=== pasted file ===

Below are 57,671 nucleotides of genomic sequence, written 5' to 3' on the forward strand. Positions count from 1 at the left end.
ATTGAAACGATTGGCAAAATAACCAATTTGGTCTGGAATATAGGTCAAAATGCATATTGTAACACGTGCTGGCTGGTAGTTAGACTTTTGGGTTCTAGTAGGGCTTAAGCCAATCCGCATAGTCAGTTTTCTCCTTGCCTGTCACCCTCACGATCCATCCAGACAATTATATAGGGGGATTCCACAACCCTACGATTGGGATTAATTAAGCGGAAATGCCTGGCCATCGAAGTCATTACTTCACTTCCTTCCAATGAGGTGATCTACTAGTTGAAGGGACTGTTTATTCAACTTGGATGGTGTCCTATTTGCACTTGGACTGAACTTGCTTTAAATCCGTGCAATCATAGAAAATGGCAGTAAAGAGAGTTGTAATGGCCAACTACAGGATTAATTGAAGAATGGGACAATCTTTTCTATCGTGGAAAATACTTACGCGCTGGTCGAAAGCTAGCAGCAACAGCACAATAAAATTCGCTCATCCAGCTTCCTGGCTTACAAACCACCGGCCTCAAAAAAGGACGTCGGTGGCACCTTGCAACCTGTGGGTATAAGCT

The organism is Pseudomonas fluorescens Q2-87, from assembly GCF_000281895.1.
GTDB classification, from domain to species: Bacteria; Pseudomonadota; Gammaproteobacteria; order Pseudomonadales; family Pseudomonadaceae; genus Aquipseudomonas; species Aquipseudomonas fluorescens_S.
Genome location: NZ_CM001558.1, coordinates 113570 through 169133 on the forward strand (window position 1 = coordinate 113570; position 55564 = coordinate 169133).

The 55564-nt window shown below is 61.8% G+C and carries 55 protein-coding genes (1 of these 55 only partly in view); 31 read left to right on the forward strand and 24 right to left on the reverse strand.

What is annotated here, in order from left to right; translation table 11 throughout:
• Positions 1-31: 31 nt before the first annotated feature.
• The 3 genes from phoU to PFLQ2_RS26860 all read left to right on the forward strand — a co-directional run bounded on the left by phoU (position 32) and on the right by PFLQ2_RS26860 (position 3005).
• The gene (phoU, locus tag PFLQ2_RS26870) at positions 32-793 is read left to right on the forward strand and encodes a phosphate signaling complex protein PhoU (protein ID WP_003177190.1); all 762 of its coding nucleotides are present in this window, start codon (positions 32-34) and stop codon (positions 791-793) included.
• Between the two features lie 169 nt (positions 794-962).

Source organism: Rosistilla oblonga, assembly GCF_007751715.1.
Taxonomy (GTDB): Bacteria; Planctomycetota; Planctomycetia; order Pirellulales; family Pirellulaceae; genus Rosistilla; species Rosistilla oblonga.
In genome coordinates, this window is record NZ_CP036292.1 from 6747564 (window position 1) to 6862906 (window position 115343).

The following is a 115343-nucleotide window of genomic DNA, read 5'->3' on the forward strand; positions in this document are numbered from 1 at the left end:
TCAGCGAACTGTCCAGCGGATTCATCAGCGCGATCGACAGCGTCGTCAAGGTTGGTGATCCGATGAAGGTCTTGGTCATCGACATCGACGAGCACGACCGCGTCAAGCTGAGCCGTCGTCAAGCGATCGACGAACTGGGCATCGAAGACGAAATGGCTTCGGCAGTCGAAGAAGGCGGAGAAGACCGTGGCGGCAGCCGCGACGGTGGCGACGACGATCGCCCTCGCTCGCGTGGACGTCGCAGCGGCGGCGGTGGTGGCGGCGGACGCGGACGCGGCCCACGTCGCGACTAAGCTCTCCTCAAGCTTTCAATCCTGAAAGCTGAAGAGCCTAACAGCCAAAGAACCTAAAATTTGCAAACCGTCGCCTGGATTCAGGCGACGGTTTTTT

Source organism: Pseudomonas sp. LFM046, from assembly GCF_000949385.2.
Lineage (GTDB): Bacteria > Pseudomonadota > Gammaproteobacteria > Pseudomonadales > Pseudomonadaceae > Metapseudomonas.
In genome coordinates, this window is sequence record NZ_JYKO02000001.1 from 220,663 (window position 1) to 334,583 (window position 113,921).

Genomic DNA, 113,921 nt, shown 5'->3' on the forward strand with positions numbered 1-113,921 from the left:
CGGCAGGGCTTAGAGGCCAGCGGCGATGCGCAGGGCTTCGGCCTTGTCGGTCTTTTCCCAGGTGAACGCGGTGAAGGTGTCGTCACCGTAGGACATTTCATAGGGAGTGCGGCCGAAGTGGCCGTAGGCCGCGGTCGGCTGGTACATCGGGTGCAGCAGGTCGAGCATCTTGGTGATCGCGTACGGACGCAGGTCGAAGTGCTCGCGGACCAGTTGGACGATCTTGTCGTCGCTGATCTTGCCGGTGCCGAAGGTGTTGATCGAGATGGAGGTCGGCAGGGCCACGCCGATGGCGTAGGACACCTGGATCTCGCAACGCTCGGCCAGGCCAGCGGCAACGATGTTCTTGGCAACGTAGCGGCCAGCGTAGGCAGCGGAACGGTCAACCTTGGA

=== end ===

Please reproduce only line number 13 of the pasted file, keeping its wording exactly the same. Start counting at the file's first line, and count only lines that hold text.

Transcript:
Taxonomy (GTDB): Bacteria; Planctomycetota; Planctomycetia; order Pirellulales; family Pirellulaceae; genus Rosistilla; species Rosistilla oblonga.